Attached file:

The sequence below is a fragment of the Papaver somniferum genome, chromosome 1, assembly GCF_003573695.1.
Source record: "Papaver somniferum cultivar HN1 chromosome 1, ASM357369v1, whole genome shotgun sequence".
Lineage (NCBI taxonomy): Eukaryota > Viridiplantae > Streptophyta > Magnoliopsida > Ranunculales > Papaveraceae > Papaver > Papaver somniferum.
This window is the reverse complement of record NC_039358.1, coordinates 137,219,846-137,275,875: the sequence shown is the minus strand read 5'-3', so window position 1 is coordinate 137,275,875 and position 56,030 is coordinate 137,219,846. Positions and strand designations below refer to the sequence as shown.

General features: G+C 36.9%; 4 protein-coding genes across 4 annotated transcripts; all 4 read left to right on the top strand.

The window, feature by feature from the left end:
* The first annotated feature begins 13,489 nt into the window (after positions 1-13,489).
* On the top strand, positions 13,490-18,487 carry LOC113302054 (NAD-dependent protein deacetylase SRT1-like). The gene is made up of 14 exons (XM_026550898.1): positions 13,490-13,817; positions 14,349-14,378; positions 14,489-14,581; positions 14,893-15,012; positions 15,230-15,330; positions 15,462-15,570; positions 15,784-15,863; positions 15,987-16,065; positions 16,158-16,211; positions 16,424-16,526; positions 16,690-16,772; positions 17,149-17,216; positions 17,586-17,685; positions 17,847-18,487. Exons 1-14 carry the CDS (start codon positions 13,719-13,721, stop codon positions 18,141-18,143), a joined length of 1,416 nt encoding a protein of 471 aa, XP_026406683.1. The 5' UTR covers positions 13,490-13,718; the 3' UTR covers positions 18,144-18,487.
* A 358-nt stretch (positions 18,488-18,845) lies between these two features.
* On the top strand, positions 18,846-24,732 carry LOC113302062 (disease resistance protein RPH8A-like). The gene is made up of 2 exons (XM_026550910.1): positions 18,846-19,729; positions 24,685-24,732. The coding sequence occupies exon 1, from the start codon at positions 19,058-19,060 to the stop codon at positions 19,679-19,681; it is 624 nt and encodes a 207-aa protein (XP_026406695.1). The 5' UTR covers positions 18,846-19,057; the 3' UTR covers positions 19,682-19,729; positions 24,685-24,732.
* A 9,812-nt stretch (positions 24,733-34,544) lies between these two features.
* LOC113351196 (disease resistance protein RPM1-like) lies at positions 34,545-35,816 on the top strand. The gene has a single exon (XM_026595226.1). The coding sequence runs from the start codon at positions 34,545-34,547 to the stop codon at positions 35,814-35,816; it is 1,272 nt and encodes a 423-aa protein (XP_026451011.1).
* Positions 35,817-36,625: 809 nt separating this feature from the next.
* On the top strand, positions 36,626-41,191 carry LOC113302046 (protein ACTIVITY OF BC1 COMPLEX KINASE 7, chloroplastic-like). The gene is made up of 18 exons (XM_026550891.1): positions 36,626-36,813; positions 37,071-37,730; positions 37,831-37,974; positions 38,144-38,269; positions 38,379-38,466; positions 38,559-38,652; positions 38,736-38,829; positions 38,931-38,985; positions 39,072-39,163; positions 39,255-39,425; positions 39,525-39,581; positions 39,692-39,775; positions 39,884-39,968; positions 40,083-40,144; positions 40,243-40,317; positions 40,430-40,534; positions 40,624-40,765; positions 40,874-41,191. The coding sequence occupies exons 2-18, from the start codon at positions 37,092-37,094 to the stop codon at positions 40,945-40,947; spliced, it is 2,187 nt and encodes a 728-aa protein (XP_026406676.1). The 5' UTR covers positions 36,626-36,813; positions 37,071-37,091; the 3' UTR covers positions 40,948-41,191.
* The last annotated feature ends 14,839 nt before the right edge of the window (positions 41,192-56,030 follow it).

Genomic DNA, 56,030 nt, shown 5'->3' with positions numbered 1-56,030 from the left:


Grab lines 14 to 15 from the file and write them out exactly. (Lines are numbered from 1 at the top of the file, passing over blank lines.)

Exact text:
* On the top strand, positions 36,626-41,191 carry LOC113302046 (protein ACTIVITY OF BC1 COMPLEX KINASE 7, chloroplastic-like). The gene is made up of 18 exons (XM_026550891.1): positions 36,626-36,813; positions 37,071-37,730; positions 37,831-37,974; positions 38,144-38,269; positions 38,379-38,466; positions 38,559-38,652; positions 38,736-38,829; positions 38,931-38,985; positions 39,072-39,163; positions 39,255-39,425; positions 39,525-39,581; positions 39,692-39,775; positions 39,884-39,968; positions 40,083-40,144; positions 40,243-40,317; positions 40,430-40,534; positions 40,624-40,765; positions 40,874-41,191. The coding sequence occupies exons 2-18, from the start codon at positions 37,092-37,094 to the stop codon at positions 40,945-40,947; spliced, it is 2,187 nt and encodes a 728-aa protein (XP_026406676.1). The 5' UTR covers positions 36,626-36,813; positions 37,071-37,091; the 3' UTR covers positions 40,948-41,191.
* The last annotated feature ends 14,839 nt before the right edge of the window (positions 41,192-56,030 follow it).